“By the time I retired from the Uganda Police Force in 2003, I had already established a shelter  and registered it  with the Lira Non Governmental Organization (NGO) Board  and the Local Lira Government.  I also contacted the International Association of Women Police for support to construct a permanent building for the Shelter with a perimeter wall. In the same year, the shelter received fifty female survivors of abuse. This is the first ever shelter of its kind in Lira District – Northern Uganda. Hellen recalls.

Since 2003 more than four thousand women and child survivors of abuse have passed through this Shelter. With support of UN Women and Children’s Fund the shelter also has been able to repair 40 serious cases of Fistula and the youngest survivor was four years who was raped by a neighbor. The shelter also provided medical treatment to over 60 young mothers who were sexually abused.

The majority of women and girls who are received at the shelter for protection are female survivors of: domestic violence, sexual abuse, force marriage, child labor, orphans, rescued children from traffickers, potential victims (girl child) of Female Genital Mutilation ( FGM) and  Fistula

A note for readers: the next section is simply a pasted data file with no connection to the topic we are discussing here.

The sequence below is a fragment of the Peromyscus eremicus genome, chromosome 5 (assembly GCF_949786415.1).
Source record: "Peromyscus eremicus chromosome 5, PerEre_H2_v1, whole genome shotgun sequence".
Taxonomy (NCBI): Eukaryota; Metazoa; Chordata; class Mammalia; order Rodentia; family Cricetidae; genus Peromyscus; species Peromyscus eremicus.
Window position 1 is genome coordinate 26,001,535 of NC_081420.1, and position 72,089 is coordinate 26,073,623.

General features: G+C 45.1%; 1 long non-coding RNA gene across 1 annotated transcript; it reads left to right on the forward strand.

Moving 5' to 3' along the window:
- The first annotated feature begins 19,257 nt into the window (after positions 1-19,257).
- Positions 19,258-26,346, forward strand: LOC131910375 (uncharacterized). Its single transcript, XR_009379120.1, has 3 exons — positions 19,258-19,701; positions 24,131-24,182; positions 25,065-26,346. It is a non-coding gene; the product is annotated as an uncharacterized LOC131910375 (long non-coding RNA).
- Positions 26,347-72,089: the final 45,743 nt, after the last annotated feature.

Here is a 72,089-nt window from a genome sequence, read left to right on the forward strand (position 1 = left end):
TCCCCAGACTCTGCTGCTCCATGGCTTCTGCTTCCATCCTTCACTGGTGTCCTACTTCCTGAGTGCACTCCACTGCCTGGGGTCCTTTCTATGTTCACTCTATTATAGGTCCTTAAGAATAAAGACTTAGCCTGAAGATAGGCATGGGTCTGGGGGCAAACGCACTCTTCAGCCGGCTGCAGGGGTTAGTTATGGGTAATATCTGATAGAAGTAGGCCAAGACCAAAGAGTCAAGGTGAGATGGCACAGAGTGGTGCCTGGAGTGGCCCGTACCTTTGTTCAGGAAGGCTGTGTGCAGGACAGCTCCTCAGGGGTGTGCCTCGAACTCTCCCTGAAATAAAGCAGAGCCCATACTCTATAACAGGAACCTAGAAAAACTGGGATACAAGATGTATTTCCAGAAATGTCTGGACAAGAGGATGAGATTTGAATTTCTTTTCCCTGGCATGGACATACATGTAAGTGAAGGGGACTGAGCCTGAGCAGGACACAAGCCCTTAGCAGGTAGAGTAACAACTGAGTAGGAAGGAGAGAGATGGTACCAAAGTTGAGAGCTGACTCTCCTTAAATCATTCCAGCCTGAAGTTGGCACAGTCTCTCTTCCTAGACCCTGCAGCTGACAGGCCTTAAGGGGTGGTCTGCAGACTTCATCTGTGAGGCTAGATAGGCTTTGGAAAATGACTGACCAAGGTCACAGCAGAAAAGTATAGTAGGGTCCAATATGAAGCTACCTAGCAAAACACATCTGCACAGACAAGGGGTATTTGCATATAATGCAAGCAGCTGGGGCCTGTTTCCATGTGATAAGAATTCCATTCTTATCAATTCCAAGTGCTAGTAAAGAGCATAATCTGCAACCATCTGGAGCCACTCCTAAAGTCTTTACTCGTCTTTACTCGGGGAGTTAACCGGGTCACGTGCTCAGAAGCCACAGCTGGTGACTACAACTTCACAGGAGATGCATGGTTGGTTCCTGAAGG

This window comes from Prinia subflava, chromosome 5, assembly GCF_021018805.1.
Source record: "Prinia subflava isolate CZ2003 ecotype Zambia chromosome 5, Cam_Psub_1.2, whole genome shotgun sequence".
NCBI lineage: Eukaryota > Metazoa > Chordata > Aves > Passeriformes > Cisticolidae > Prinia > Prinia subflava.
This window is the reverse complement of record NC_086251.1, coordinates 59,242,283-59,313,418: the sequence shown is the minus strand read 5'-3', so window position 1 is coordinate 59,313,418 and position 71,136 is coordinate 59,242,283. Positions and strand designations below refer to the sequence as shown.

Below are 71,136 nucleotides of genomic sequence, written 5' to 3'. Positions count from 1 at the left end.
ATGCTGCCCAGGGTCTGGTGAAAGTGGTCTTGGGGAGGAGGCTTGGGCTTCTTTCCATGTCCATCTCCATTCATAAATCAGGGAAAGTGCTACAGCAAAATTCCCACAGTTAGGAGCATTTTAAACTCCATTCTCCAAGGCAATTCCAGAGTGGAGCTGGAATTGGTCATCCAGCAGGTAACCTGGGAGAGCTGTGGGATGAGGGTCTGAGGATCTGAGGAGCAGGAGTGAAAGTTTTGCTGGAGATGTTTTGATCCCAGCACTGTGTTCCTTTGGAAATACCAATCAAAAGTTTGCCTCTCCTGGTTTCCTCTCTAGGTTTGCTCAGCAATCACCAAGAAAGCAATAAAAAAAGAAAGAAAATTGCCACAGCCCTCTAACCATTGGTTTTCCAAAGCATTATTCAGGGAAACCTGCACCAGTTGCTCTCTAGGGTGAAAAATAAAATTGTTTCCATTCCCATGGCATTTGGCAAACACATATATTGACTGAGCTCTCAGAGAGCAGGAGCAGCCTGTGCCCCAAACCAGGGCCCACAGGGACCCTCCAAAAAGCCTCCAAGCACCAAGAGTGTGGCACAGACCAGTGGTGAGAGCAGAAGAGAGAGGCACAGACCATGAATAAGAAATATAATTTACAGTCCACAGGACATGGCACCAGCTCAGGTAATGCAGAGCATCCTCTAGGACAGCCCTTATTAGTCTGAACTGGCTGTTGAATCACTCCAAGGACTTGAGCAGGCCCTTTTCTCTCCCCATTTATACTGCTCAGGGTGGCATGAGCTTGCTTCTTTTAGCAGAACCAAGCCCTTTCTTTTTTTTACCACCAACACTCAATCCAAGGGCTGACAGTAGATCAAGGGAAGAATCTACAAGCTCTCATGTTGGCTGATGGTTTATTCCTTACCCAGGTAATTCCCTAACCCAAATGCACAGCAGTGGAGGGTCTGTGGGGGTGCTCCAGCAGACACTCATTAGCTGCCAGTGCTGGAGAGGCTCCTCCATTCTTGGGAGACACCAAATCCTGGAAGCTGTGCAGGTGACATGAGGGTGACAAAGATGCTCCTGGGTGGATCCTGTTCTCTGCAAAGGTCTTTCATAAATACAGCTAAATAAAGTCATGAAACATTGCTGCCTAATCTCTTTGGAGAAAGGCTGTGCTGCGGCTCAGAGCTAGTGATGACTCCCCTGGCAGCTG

As part of raising awareness on Sexual and Gender Based Violence in the community and the duty bearers, Hellen spear headed the first ever Town Hall meeting in Lira town where district officials and community members    discussed issues of SGBV. The main objective of the meeting was to make the district officials aware of injustice women survivors of abuse face when they are not able to pay the Police Surgeon’s fee and to devise means of  protecting women and children from violence and abuse.

Despite the achievements, the shelter still faces some challenges as it mainly run on donations from well wishers. According to Hellen, the most pressing needs of the shelter are school fees  for orphans to go to school, feeding and clothing, medical care, skills training for young mothers, and a vehicle to ease the movement among others.